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How do Orbits behave as orbital velocities become significantly relatavistic

  1. Feb 14, 2006 #1
    I am reasonably familiar with conventional elliptical orbits under gravity but how do they change as orbital velocities get very fast and start approaching the speed of light? let us initially neglect any energy losses due to gravitational radiation. I have been searching the web for some time for help on this subject and have found nothing of any use except the statement that relativistic effects cause the perihelion of mercury to move slightly

    An object with a particular mass will accelerate and become "heavier" (or more difficult to accelerate) as it aproches its closest point to the object it is orbiting. does this effective mass increase change the greavitational forces on the object and what about the angular momentum?

    As nobody mentions any significant changes to the standard elliptical shape of an object orbiting another of much heavier mass I presume that this does not change and that the main changes are in the way the interplay between potential and kinetic energy operates as orbital velocites get significant to the velocity of light.
     
  2. jcsd
  3. Feb 14, 2006 #2

    pervect

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    I'd suggest looking at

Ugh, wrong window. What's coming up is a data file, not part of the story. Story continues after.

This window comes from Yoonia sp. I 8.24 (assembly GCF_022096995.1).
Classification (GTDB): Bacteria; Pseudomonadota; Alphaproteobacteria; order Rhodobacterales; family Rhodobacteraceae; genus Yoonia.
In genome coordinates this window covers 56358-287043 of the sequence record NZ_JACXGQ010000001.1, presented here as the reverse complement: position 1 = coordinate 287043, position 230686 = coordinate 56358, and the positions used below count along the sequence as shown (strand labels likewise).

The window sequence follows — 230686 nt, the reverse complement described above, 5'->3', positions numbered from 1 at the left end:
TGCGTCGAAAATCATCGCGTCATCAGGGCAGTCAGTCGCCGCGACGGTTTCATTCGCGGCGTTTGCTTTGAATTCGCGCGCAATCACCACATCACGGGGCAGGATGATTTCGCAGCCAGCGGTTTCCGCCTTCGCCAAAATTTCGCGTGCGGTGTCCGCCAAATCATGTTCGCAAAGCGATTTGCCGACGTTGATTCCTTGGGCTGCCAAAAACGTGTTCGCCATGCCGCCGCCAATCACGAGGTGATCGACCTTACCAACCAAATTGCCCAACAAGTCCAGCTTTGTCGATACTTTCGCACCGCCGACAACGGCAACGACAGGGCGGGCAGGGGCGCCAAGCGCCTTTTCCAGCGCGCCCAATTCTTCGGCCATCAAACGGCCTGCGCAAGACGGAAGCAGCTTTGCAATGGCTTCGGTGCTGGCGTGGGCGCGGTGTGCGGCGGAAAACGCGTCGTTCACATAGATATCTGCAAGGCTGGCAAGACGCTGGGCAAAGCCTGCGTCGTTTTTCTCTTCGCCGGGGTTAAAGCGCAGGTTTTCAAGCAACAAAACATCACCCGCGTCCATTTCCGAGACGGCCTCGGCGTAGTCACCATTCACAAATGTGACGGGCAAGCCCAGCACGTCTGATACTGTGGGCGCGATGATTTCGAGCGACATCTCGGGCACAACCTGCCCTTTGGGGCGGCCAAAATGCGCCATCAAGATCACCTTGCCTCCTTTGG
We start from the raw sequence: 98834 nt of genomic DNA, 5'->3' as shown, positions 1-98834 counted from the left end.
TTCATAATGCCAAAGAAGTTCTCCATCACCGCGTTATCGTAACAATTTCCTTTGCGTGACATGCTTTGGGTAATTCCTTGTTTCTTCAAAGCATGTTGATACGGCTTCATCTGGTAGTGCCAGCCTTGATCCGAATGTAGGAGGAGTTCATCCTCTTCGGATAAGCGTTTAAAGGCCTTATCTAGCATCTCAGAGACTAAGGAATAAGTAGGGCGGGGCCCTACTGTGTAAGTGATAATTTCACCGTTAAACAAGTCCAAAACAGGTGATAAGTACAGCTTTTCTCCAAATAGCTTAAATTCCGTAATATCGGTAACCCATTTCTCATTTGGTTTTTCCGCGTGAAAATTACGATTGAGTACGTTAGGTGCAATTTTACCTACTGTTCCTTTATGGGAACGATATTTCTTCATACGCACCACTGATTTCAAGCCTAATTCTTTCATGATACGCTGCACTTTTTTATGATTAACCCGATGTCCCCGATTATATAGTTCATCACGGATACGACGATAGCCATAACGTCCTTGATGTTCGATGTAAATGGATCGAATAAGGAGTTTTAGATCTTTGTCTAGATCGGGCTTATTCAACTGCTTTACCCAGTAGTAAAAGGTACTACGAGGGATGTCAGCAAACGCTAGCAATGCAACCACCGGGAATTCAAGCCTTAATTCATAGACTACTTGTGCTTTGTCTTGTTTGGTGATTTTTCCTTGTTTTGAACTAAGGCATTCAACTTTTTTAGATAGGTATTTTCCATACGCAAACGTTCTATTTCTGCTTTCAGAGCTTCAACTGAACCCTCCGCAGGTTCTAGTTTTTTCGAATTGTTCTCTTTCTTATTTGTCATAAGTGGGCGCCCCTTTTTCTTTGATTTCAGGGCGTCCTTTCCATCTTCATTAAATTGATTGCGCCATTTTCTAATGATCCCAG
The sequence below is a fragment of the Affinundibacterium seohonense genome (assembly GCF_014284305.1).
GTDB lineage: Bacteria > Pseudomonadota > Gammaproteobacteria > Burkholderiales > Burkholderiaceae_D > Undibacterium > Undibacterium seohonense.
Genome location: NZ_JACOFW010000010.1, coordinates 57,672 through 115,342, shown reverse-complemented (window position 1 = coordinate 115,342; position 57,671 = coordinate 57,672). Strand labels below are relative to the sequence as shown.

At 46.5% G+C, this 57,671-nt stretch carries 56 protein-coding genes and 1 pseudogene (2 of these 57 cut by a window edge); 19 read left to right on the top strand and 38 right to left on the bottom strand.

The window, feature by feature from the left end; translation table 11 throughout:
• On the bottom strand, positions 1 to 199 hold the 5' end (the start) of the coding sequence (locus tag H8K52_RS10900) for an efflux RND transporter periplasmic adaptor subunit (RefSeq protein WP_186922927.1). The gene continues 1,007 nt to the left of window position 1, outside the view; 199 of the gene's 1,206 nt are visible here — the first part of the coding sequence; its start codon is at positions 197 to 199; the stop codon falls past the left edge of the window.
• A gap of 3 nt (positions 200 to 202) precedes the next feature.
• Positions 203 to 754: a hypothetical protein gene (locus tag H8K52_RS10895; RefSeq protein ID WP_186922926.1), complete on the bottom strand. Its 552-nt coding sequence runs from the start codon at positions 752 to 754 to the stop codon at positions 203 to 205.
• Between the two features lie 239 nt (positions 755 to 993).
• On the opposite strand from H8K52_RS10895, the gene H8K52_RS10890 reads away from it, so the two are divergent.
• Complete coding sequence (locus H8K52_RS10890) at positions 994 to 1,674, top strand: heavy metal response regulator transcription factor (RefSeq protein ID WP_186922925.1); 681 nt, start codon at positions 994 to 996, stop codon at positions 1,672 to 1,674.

http://www.fourmilab.ch/gravitation/orbits/

    which has both a java applet, and presents the associated equations of motion for a body orbiting a Schwarzschild black hole.

    Basically, there is an "effective potential" in this case, and (ignoring gravitational radiation by assuming the body follows a geodesic) conserved quantities for the orbiting body analogous to its energy and its angular momentum.

    The correct expression for the effective potential is not going to be arrived at by mucking around by replacing Newtonian mass with relativistic mass however - "that trick never works". A considerably more sophisticated analysis needs to be done. To get the details of the reasoning used to derive the equations, you'll probably need to read a textbook or two, even the simplest of which is at a fairly high level. But you can see the results with resources like this Java applet.

    Even a brief glimpse at the Java applet will show that the orbits are definitely not elliptical or even close.
     
  4. Feb 15, 2006 #3
    Thankyou very much that applet is a great help to my understanding of how extreme relatavistic orbits work. I should have realised that it's the space curvature that is the controlling factor and not any sort of "effective mass".
     
  5. Feb 18, 2006 #4
    Somewhat along these lines, how would the orbit (or just the general field) change as the singularity accelerates to near the speed of light? Does a gravitational wave undergo redshift?

    And maybe i'm missing something, but does that applet show the whole story? What frame are we looking at the picture from & does it matter?

    Thanks in advance.
     
  6. Feb 18, 2006 #5

    pervect

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    The applet shows the orbit in Schwarzschild coordinates. The Schwarzschild coordinates R and Phi are represented by the polar coordinates r and theta, respectively (hope that makes sense to you).

    Specifying the orbit of the body when the central mass is moving requires replacing the Schwarzschild coordinate system with a different coordinate system. Unfortunately, exactly what coordinate system to use isn't well-defined. In principle, if one could define the coordinate system exactly, one can answer the question.